How do you effectively evaluate a software solution?
This is a question commonly heard in software development. It reminds me of a question posed in Caddyshack, “How do you compare yourself to other golfers?”, to which Chevy Chase responds with, “By height.”
Analysis of a system usually requires a lot of leg work, poring through the code to gain a sense of its structure and risks. The impact of this is so significant that anything we can do to minimize the effort will help.
That is where NDepend comes in. This Visual Studio extension provides a static dive into your code without you having to crack it open. Some of the insights you can gain from NDepend include cyclometric complexity, lines of code, and even dives into methods/classes that potentially have problems (which NDepend provides based on its set of built-in rules).
I have only been using NDepend for a few weeks. But in that brief time, several of its features have me excited about the potential of it assisting me with system analysis. Below are some of the prominent features that have stood out to me.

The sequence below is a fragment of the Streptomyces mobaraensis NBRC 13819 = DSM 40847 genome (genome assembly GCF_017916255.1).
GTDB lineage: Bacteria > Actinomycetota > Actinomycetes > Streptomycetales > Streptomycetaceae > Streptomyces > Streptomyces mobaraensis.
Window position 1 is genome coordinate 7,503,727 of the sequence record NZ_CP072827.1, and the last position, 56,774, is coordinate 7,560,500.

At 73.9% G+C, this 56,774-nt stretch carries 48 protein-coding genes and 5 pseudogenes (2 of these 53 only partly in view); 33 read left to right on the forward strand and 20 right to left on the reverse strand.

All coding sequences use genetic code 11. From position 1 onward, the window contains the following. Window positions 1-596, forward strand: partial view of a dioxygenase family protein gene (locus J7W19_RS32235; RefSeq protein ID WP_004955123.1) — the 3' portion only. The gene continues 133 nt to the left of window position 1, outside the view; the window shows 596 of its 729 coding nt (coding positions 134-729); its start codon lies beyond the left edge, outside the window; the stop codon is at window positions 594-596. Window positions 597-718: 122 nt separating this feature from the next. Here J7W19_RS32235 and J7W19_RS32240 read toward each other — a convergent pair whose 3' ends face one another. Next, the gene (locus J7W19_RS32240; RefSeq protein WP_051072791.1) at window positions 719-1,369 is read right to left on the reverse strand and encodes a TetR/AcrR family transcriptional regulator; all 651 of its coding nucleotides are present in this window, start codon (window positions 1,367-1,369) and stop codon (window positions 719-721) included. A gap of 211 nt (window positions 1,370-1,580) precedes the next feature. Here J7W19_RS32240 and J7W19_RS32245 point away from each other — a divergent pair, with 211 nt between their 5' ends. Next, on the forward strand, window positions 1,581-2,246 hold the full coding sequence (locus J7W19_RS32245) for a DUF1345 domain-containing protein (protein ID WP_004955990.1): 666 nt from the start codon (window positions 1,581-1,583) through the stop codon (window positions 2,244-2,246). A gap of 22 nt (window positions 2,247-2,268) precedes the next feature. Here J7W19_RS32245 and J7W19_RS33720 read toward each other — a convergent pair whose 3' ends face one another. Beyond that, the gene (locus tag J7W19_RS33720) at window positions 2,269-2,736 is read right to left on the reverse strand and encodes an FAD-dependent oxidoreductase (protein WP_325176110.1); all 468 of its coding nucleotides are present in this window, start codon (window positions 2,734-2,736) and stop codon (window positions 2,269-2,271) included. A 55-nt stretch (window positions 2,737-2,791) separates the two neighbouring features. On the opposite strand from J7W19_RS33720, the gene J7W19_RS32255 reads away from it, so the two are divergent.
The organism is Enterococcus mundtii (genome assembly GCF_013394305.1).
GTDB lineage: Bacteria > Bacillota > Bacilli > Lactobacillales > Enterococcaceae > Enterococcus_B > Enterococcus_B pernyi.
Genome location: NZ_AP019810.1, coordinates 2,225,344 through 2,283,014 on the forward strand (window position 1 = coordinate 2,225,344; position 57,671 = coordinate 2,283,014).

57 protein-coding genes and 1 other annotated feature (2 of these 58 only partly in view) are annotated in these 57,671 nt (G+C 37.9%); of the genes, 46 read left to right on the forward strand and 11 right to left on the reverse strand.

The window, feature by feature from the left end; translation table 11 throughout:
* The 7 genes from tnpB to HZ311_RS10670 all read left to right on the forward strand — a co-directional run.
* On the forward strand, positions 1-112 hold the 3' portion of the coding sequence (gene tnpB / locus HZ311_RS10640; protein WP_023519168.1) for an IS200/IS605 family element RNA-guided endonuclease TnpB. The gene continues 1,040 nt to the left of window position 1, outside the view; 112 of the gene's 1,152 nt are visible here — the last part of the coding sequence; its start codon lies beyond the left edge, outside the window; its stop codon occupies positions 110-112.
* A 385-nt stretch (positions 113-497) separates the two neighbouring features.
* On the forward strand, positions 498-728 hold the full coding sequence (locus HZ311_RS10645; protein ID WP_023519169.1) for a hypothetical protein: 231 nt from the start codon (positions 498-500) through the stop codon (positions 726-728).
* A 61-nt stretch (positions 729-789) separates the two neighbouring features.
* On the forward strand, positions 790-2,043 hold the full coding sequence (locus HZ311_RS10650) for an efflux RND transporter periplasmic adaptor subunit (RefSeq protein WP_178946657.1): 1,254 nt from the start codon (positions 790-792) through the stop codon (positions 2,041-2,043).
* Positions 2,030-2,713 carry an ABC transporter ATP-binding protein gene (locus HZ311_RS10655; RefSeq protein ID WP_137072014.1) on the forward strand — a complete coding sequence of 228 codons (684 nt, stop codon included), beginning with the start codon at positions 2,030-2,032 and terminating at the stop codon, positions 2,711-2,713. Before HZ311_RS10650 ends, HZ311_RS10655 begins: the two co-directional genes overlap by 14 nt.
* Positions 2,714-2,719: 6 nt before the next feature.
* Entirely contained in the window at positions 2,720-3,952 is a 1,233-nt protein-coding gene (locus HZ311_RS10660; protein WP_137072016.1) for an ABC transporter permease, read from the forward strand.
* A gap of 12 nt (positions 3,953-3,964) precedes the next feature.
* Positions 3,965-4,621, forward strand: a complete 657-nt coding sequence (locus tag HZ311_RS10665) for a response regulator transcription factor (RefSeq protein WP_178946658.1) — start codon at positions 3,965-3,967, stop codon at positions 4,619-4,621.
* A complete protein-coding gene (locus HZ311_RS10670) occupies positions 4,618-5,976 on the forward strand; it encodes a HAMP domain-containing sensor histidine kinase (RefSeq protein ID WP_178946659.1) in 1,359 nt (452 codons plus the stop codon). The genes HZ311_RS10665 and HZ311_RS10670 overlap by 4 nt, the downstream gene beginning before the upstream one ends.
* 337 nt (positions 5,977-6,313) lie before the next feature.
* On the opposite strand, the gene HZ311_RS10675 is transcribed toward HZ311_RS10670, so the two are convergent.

Below is a visual showing cyclomatic complexity within the eCommerce reference implementation we use in our Software Design and Development Clinics. This view is great when wanting a high-level look at various areas of complexity within your system. As you can see, NDepend has an excellent graph showing the relative complexities of modules within the reference implementation.
While graphics are good for getting a high-level picture of what may be going on, the underlying data is way more useful when you want to begin digging in.
Another view gives us a great visual showing how modules depend on other modules. I cannot overstate how this kind of presentation helps when analyzing unfamiliar systems and illustrating how they are knitted together.
The graphic below shows how all the modules relate. This is amazing. Not only does the grid show where dependencies exist but also how many there are for each relationship. Powerful stuff.
NDepend also provides a list of issues related to code, effectively a list of things you really should investigate.
The features I have shared here just scratch the surface of what NDepend can provide. I know that in the coming months, I’ll be able to really put it to the test. But even in the few weeks I have been using it, NDepend has already proved itself to be a powerful tool for legacy system analysis.
Anything we can use to make source code analysis more “engineering” and less “random digging by flashlight”, the better. Hopefully, we don’t have to judge source code by height.